Palm Beach Atlantic University’s Titus Center for Franchising selected 2020 alumnus Cole Sossamon as the inaugural recipient of the Kobel Franchise Challenge. He was awarded $130,000 to buy an in-home care business.
Palm Beach Atlantic is the only university with a fund to loan money to students or graduates who buy franchises, said Titus Center for Franchising Director Dr. John P. Hayes. It is made possible through the generosity of Tampa-area developer Ed Kobel and his wife, Becky. Kobel is president and chief operating officer of DeBartolo Development.
“This is a momentous announcement for the Titus Center and another first in franchise education,” Hayes said. “The Kobel fund makes business ownership possible sooner rather than later for students who meet our lending criteria.”
PBA students and alumni with a concentration in franchising are eligible to apply for up to $300,000. The money is loaned to a corporation formed in the name of the Kobel Challenge and the winner. The challenge holds a 15 percent ownership share in the business for at least five years, after which the franchisee can acquire that share. The Titus Center will retain 5 percent ownership.
Sossamon will buy and operate a Talem Home Care franchise in Nashville, Tennessee, with Aug. 1 targeted for opening. He received the award Wednesday at the Titus Center Advisory Board meeting, which followed the Franchise Executive Symposium on campus Tuesday. Talem Home Care CEO Jake Rankin, of Colorado, was on hand for the award presentation.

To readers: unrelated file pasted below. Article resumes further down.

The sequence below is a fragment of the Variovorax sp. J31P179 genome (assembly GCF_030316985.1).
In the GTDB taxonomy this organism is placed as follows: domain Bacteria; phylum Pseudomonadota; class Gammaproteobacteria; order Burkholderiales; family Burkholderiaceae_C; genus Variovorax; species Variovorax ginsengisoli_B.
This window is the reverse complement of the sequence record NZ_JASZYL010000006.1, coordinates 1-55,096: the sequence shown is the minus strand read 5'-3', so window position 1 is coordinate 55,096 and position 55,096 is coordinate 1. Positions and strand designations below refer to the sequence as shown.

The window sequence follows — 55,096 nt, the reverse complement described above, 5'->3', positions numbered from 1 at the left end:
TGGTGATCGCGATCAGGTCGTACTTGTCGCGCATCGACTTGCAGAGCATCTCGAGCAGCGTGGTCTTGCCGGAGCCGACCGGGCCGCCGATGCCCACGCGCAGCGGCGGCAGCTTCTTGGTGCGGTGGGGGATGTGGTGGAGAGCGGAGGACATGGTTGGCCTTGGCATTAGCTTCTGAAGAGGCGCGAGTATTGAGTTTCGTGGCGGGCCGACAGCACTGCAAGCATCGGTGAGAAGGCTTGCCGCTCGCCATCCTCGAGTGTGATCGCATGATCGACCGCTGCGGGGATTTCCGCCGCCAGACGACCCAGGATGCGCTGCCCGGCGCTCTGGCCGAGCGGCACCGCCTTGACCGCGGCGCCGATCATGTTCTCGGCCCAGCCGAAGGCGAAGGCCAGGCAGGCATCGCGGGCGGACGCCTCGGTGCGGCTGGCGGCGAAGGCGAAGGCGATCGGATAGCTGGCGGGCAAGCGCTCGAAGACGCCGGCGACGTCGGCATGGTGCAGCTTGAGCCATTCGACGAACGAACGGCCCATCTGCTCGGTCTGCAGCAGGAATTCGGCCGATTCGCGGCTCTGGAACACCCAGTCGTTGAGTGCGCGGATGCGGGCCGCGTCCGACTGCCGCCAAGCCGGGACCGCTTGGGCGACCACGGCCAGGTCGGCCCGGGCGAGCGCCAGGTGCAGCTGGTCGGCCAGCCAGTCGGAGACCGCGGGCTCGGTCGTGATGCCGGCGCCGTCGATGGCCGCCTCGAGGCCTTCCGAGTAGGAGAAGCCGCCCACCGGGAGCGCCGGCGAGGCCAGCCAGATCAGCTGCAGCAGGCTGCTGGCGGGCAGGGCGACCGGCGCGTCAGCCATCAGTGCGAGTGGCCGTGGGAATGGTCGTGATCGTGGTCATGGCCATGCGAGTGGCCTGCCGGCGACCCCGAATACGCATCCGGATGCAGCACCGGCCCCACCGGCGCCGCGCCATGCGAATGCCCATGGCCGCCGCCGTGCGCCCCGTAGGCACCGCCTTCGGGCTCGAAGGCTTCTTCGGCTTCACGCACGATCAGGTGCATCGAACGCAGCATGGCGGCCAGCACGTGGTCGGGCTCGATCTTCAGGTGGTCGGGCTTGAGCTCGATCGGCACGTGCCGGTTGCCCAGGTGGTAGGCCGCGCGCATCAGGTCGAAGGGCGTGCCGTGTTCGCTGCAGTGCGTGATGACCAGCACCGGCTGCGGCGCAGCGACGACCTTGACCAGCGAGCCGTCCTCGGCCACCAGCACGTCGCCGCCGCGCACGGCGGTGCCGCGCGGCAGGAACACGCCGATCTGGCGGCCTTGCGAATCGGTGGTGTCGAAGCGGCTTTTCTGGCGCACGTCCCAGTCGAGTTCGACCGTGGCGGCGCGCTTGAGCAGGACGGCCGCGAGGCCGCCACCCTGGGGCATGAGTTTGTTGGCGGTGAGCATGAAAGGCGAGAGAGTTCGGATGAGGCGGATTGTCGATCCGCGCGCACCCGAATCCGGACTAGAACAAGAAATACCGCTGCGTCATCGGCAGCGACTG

Sossamon chose to buy the franchise because of the personal connections he made talking with Rankin and others within the growing company, he said. When shopping for franchises, Sossamon was confident in his research because of his Titus Center for Franchising education, he said. He spoke with three or four other franchisors before deciding on Talem.
Crediting his franchise education, Sossamon said, “I knew more than some of the franchisors I interviewed.”
The Kobel award is intended for those who will operate their business to advance the kingdom of God, Hayes said. Kobel Challenge recipients are trained to put their faith into action in the marketplace and are mentored by Kobel and other business leaders to help them persevere when they face challenges.
Earlier in the day, Kobel spoke to PBA students in a chapel service about the importance of abiding in God. He grew up in an irreligious home and learned how to follow Christ under the mentorship of a group of Christian businessmen, he said. It wasn’t until two decades later that he developed a deeper practice of faith. He was among a small group of evangelical CEOs selected by Bible scholars who set out to teach marketplace leaders how to abide in God. Their training included daily Bible time, journaling, hearing from God and producing results.
That same type of abiding is a required part of the business plan for the Kobel Challenge. Sossamon said he looks forward to being mentored by Kobel and giving a boost to the many people in the Nashville area who are struggling to get by.
“I really want to help people help themselves,” he said.